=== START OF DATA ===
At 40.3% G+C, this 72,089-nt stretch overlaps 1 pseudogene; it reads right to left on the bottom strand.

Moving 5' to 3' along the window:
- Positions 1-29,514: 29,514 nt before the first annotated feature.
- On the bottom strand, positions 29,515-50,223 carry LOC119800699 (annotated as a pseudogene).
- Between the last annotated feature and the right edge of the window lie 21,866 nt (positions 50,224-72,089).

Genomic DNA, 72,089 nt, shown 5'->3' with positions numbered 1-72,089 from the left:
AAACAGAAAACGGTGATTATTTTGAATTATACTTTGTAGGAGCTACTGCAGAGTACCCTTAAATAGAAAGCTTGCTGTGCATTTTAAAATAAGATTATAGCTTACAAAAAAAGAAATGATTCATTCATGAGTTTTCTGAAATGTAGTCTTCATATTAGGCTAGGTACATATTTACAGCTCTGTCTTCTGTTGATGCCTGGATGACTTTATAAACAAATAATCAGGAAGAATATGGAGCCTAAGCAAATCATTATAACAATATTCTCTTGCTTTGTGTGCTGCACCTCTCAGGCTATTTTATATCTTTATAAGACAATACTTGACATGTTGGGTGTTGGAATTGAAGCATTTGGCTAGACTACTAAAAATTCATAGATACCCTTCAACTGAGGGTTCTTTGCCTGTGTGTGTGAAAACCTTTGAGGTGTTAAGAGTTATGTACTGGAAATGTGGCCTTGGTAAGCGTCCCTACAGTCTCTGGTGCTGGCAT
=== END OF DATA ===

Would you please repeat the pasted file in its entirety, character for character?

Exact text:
At 40.3% G+C, this 72,089-nt stretch overlaps 1 pseudogene; it reads right to left on the bottom strand.

Moving 5' to 3' along the window:
- Positions 1-29,514: 29,514 nt before the first annotated feature.
- On the bottom strand, positions 29,515-50,223 carry LOC119800699 (annotated as a pseudogene).
- Between the last annotated feature and the right edge of the window lie 21,866 nt (positions 50,224-72,089).

Genomic DNA, 72,089 nt, shown 5'->3' with positions numbered 1-72,089 from the left:
AAACAGAAAACGGTGATTATTTTGAATTATACTTTGTAGGAGCTACTGCAGAGTACCCTTAAATAGAAAGCTTGCTGTGCATTTTAAAATAAGATTATAGCTTACAAAAAAAGAAATGATTCATTCATGAGTTTTCTGAAATGTAGTCTTCATATTAGGCTAGGTACATATTTACAGCTCTGTCTTCTGTTGATGCCTGGATGACTTTATAAACAAATAATCAGGAAGAATATGGAGCCTAAGCAAATCATTATAACAATATTCTCTTGCTTTGTGTGCTGCACCTCTCAGGCTATTTTATATCTTTATAAGACAATACTTGACATGTTGGGTGTTGGAATTGAAGCATTTGGCTAGACTACTAAAAATTCATAGATACCCTTCAACTGAGGGTTCTTTGCCTGTGTGTGTGAAAACCTTTGAGGTGTTAAGAGTTATGTACTGGAAATGTGGCCTTGGTAAGCGTCCCTACAGTCTCTGGTGCTGGCAT